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Formula E stands by energy management rules after Valencia farce · RaceFans

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Formula E stands by energy management rules after Valencia farce · RaceFans


Formula E has defended its energy management rules which contributed to yesterday’s farcical finish in the first of two races on Valencia’s Ricardo Tormo circuit.

Just nine of the 24 starters were classified at the end of the race. Several of those who reached the chequered flag did so several minutes behind the winner, as drivers exceeded their maximum energy allocation.

Under Formula E’s rules, the amount of energy drivers may use during in a race is reduced during Safety Car periods. Yesterday’s race featured many such interruptions, the last of which ended in the closing stages of the event, which was scheduled to run for 45 minutes plus one lap.

As race leader Antonio Felic da Costa reached the starting line shortly before 45 minutes expired, the race ran for two further laps. Several drivers and teams had expected just one more, and found themselves with too little energy left to complete the race at speed. That included Da Costa, who lost victory to Mercedes’ Nyck de Vries, and was later disqualified from the final standings for exceeding the energy limit.

The FIA’s director of Formula E and Innovative Sport Projects Frederic Bertrand defended the championship’s rules, and said the strange finish came about due to Da Costa’s timing of the restart.

“We know that energy management is key for our championship and it’s clearly a challenge we all have to face,” said Bertrand. “We all manage it in a very accurate way most of the time and some of the time not that accurately.

“In this particular case, we have more or less the same circumstances to the one we had in Rome in that we had a late Safety Car and it was clearly expressed, in the driver and team management briefings, that in the case this happens we would reduce the energy, as we did in Rome.

“For sure, the choice of the leading driver at that moment clearly changed things for most of the drivers who had an approach that was less conservative [with energy] than the others and crossing the line a few seconds – I think it was around 15 seconds – before the end of the [race] time added one lap and changed all the circumstances and all the management of energy for most of the drivers.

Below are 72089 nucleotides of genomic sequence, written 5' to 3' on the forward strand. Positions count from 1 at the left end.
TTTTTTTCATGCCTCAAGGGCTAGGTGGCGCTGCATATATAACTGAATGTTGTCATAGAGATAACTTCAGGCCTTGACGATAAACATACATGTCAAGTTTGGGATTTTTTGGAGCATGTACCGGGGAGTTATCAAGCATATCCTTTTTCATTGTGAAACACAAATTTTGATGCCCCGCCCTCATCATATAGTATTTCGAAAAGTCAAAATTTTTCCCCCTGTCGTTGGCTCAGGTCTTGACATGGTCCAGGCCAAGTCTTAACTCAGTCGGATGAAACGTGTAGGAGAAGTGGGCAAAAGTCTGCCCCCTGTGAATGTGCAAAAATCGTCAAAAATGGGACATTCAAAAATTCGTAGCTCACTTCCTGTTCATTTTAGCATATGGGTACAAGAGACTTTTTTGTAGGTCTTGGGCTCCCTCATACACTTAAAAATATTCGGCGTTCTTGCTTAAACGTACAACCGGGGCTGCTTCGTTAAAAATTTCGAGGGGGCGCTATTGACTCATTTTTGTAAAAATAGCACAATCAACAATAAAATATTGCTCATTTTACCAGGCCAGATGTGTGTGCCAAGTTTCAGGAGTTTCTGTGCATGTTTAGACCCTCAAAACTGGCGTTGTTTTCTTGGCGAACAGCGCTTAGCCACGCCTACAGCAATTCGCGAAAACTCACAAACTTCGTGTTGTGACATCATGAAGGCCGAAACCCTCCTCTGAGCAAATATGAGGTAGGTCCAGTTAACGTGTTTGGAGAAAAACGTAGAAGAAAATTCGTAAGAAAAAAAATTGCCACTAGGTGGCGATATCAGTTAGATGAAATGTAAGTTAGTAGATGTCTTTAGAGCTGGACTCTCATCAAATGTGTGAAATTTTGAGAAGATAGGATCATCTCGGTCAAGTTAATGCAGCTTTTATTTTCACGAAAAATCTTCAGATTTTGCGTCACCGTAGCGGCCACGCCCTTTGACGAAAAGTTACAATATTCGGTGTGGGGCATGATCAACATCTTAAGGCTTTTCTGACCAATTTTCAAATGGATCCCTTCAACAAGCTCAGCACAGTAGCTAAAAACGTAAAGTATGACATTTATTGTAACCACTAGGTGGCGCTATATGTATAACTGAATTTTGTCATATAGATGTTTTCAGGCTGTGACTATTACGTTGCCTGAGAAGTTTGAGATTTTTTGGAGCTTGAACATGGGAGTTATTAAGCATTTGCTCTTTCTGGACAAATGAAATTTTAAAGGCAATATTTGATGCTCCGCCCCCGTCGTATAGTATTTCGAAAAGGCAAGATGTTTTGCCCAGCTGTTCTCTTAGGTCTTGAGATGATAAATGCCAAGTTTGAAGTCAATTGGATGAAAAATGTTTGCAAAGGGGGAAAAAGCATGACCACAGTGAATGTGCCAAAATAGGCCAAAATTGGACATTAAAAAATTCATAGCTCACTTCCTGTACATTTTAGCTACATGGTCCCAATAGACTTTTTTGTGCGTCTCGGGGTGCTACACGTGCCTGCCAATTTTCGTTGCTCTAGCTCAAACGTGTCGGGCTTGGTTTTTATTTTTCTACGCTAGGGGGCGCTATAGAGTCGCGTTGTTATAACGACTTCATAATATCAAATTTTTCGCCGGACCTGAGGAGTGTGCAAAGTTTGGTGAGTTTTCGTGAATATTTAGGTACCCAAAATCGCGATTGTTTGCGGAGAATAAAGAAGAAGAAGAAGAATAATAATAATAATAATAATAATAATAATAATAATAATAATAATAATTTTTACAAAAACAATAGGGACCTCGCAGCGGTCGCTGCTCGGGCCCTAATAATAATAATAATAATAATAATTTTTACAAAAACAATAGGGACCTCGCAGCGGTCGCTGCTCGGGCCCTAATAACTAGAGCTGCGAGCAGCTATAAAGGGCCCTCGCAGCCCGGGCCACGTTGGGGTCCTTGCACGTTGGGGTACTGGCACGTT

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“But finally, we had some drivers able to anticipate [this] and be ready before because they understood that this would happen and managed it properly. Some were less [able to anticipate it] and clearly the risk taken was too high and they didn’t achieve a proper finish in the race.

“So that’s clearly where we are, for sure it’s not exactly the type of finish we like but still, for the ones who have managed properly it’s really well-managed, not an easy one and with all the circumstances of today.

“It was a tricky race for everyone, with Safety Cars and the rain and the specific track here but still, managing energy is the key part of Formula E and we can see that it is challenging but it’s manageable and some achieved that very well, some less. It’s clearly a lesson for the future and we will keep consistency on managing those type of challenges for all the rest of the year.”

Da Costa’s team mate Jean-Eric Vergne, who was ninth in the final classification, said the sport should reconsider its decision to race on a conventional road circuit this weekend as its long acceleration zones greatly increased the amount of energy-saving drivers had to do.

“I don’t believe we should ever go to this kind of circuit, because that’s not Formula E, you know, it’s not what Formula E is all about,” he said. “I understand the Covid situation, it’s different, we have to make do with what we have and we should be happy that we can race. But sometimes I’m not sure that we should have gone to Valencia for racing because it doesn’t look good.”

Extra slow corners were added to the track’s layout to increase the opportunities for drivers to generate energy in braking zones.

“You put a wall in the middle of the track, a wall there, a wall there, [but] the rest of the truck is huge,” said Vergne. “The amount of saving that we need to do is bigger than we ever had in Formula E.

“And look what we had. I’m not saying it’s anyone’s fault, but I think for the future, we should stick to what we do in Formula E, which is street circuits.”

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